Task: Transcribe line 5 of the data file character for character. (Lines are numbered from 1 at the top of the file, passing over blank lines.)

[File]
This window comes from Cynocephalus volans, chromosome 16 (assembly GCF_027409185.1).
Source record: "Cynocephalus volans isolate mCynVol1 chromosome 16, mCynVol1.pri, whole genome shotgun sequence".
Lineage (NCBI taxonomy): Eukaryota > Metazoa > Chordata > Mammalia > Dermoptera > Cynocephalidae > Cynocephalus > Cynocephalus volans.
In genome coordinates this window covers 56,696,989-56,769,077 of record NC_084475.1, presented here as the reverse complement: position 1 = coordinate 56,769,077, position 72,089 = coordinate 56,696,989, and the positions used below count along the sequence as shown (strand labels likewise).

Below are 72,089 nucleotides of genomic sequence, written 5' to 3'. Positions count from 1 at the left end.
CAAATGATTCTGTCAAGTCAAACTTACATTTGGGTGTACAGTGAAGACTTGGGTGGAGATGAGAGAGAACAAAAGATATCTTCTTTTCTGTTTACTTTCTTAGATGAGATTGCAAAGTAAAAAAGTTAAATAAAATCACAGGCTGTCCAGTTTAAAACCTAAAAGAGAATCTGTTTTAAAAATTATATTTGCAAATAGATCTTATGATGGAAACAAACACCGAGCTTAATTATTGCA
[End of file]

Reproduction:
Below are 72,089 nucleotides of genomic sequence, written 5' to 3'. Positions count from 1 at the left end.